Like many rovers, Square One relies on skid steering. I knew that a skid
steer vehicle can turn corners but I had no idea whether it would be
precise enough for autonomous driving. I did some experiments
to find out. The results were pleasantly surprising.
If you’re not sure what skid steering is then have a look at
this article for a recap.
TLDR: Just skip to the end of the article for my conclusions if
you’re in a hurry.
I’d been thinking of a corner as a section of a circle. If the rover is driving
down the middle of a 60 cm corridor then a left hand turn is just an anticlockwise
turn of radius 30 cm which goes on for 90 degrees.
To find out if this would be feasible for PiWars I needed
to answer the following questions:
can the rover drive round a corner smoothly?
would I be able to control the corner radius?
would I be able to stop at the correct angle?
If you think of the rover driving all the way round a perfect circle then
the inside wheels must follow a smaller circle than the outside wheels.
If the wheel speeds are proportional to the size of these circles
then the centre of the rover should follow the mid-point which is the yellow
vo - speed of outside wheels
vi - speed of inside wheels
r - radius of turn
w - width of rover (wheel separation)
v - speed of the rover
vo = v(r + w/2)
vi = v(r - w/2)
A Bit More Theory
In reality, the basic theory only applies for vehicles with true steering
under ideal circumstances. That’s definitely not true for skid steering.
I thought I’d find out if the academics have some better maths. Here’s what
the basic equations definitely don’t apply to skid steering
you need to account for the tyres skidding and slipping
skid steering involves a lot of skidding and slipping
we’ve no idea how much
if we just wave our arms a lot whilst muttering about torque and
instantaneous centres of rotation then maybe you’ll stop bugging us
meanwhile here’s some really complex maths that won’t help
… so that was dead end.
Square One can control the speed of each wheel independently using a PID controller.
I used the equations above to set the target speeds for each wheel and started
driving in circles.
Q1 - Driving Smoothly
It was immediately clear that the rover can drive in a nice smooth arc.
Q2 - Controlling the Radius
I now spent several hours driving the rover in circles and measuring the
actual radii that it followed. I checked out three factors that I thought
might influence the result:
desired radius (varied from 100 mm to 500 mm)
the level of grip (smooth wooden floor vs carpet)
the speed of the rover (varied from 200 mm/s to 1250 mm/s)
From previous measurements I knew that the wooden floor and the carpet
had coefficients of friction of around 0.7 and 1.4 respectively. The
PiWars challenges should be somewhere in that range.
I found that the actual radius of a turn is always much bigger than the
desired radius. The first big surprise is that the ratio between the two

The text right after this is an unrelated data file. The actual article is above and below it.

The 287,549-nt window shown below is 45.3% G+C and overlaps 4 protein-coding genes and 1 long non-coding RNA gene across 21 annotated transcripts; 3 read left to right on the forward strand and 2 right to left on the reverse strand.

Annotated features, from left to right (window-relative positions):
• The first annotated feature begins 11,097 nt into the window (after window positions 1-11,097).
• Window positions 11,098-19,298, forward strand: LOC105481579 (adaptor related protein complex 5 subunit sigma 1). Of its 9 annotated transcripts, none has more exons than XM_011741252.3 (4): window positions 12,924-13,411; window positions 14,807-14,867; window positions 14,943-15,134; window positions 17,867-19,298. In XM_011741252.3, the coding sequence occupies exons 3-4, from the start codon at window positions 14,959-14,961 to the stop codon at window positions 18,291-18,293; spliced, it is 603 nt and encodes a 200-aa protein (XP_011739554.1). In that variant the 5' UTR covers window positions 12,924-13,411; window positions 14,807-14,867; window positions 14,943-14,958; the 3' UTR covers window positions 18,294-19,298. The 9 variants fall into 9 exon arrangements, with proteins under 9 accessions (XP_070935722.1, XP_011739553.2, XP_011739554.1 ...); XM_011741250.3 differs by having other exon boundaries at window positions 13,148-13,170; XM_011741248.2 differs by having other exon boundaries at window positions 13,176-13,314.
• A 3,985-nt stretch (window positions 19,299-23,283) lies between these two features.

doesn’t change much. On the wooden floor it’s around 1.8 times irrespective
of the desired radius.
Even more surprisingly, it’s not very different on carpet either. I could only
do limited runs on carpet because of problems with the motors hitting either
maximum or minimum power. The readings I did get suggest a ratio of about 1.7.
The effect of speed was also a little unexpected. Speed does affect the turning
circle. Faster runs create slightly tighter turns. The difference isn’t huge though.
The error varied between 1.9 and 1.6.
I decided that I can just divide the target radius by a factor of 1.75 and I’ll get
a turn that’s good enough.
Q3 - Stopping at the Correct Point
I have Square One set up to keep turning until the rover has travelled a certain
distance. It calculates the distance by averaging the distance that each wheel
has travelled. For this experiment, I compared the distance given by the rover
to the circumference of the actual circle that it turned. i.e. I’m was discounting
the difference between the desired and actual turn radius.
As you can see from this graph, the estimated distance varies by about +-10% of
the expected distance. Once again, the errors are slightly smaller on carpet but
are otherwise very similar.
In most of my tests, the rover started out running wide before settling down
to a steady state. This leaves room to improve my control code which may modify
the results a little.
I can log the amount of throttle applied to each wheel. It’s clear that
the amount of power fed to the different wheels varies considerably. In a tight
turn on a high grip surface, the rear outside wheel will reach full power.
Meanwhile, the inside wheels will be braking. In some tests the turn radius
was worse than expected because an individual wheel either couldn’t go any
faster or couldn’t go any slower.
If the rover can control the speed and power of each wheel independently
then skid steering works very well. This assumes that the rover is driven
on a smooth consistent surface such as a road or floor.
the rover turns in nice smooth arcs
the radius of the turn is about twice as large as expected
speed has a larger effect on the actual radius than anything else
the level of grip doesn’t matter much
the average distance travelled by the four wheels is a very close to the
distance travelled by the rover. i.e. odometry works quite well
tight turns require very high power levels from the outside rear wheel